The Censinet and the Ponemon Institute report, “The Impact of Ransomware on Healthcare During COVID-19 and Beyond,” noted that most healthcare institutions budget 3-4% of IT spending towards cybersecurity while financial firms spend an average of 6-14% to combat cybercrimes.[7] When healthcare systems invest in more cyber defenses, the overall impact of ransomware is dramatically lessened. For institutions with fully deployed cyber security measures, an IMB Security’s annual breach report discovered a 65.2% reduction in average breach cost and 74-day shorter detection and containment cycle versus companies without. This decreased the cost from $6.20 million to $3.15 million for those with security and a breach lifecycle of 323 days down to 249.[2] These results speak to the importance of implementing comprehensive cybersecurity protection and remediation tools in the healthcare sector.


Similar to healthcare, ransomware attacks to the utilities sector are not just costly and inconvenient, they also impede critical infrastructure and have a wide impact radius to public health, safety and the companies’ bottom line. Utilities also underscore every aspect of daily life through electricity, oil, water and natural gas.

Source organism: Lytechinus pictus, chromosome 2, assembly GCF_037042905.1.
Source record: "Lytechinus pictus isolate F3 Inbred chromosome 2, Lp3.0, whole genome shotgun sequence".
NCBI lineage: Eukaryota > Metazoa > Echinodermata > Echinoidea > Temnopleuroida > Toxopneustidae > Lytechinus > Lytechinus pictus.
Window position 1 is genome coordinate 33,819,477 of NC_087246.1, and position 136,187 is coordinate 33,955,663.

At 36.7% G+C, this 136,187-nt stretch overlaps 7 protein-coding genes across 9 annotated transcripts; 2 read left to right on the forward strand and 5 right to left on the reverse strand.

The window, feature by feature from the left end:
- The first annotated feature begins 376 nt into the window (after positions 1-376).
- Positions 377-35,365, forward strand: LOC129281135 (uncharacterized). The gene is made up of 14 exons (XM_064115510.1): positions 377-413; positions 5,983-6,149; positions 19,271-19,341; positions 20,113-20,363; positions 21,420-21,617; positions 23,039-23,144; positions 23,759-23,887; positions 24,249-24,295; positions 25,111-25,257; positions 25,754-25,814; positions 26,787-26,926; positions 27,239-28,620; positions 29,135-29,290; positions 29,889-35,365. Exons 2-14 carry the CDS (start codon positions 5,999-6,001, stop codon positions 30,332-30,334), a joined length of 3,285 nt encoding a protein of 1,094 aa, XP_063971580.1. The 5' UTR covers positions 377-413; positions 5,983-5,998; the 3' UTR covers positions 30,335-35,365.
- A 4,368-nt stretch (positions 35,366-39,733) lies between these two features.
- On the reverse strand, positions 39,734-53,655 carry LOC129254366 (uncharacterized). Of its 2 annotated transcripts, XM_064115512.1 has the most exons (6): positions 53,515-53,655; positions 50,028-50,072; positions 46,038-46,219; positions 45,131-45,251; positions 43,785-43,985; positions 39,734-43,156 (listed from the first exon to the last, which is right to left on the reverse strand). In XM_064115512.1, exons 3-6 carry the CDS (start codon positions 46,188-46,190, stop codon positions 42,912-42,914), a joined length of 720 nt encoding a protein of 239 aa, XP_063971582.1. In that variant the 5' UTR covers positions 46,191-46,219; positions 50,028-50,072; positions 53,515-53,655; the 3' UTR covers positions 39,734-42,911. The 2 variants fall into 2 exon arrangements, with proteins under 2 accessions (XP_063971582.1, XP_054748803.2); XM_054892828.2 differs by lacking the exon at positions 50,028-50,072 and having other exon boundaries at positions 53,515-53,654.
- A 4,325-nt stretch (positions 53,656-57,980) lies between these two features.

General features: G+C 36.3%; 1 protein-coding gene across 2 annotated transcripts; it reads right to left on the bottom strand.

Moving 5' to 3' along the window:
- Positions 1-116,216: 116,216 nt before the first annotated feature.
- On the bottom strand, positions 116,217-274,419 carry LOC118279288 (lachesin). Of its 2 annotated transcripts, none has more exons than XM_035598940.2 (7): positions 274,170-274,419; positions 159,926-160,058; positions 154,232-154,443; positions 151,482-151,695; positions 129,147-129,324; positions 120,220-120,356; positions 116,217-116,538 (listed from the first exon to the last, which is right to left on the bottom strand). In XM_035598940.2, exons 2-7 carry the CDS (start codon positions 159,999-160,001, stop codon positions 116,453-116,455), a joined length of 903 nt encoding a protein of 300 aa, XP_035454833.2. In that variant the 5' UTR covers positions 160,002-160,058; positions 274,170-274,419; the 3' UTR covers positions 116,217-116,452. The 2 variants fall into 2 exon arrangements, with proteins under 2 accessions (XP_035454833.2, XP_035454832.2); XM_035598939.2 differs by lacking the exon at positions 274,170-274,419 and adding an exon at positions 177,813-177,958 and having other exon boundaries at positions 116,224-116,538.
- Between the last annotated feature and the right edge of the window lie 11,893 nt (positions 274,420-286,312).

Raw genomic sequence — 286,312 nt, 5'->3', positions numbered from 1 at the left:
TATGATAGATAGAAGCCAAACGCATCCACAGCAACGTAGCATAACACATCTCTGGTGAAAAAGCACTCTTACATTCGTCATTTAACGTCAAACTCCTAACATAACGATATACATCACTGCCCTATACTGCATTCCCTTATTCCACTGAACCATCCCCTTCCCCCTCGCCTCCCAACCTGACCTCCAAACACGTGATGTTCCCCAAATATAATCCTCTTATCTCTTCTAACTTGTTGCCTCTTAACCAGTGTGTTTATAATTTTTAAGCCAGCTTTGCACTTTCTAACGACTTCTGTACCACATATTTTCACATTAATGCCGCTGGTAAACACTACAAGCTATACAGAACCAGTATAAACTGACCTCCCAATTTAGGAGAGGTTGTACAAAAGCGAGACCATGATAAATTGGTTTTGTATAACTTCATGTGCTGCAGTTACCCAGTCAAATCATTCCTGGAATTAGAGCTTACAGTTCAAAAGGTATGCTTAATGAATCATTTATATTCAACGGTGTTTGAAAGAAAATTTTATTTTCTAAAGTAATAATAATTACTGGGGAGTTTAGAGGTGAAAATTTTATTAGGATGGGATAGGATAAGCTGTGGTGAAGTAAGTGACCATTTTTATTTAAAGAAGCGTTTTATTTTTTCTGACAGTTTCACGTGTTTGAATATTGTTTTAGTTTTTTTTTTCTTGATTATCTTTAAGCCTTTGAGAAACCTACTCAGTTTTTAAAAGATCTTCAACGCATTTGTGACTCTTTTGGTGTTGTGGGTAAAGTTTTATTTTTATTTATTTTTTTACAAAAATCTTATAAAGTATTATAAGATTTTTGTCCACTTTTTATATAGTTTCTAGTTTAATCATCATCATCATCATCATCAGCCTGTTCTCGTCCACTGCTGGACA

Recent Attacks

In May 2021, the Colonial Pipeline attack brought ransomware in utilities to the forefront of the public eye. The incident affected 45% of the fuel supply used on the U.S. East Coast, which generated a steep price increase and public panic.[8] Within two hours of access, the cyber criminals immobilized 100GB of critical data. As a result, the 5,500-mile pipeline system was closed for six days until the company paid $4.4 million in cryptocurrency as ransom. Reuters lists this cyber event as the most disruptive ransomware attack on record.[9]

Following the Colonial Pipeline hack, Congress issued a strong cybersecurity measure requiring critical infrastructure organizations to report an attack in three days and any payment of the ransom within one day. The goal is to increase information sharing and better equip the government to assist in these situations.[10]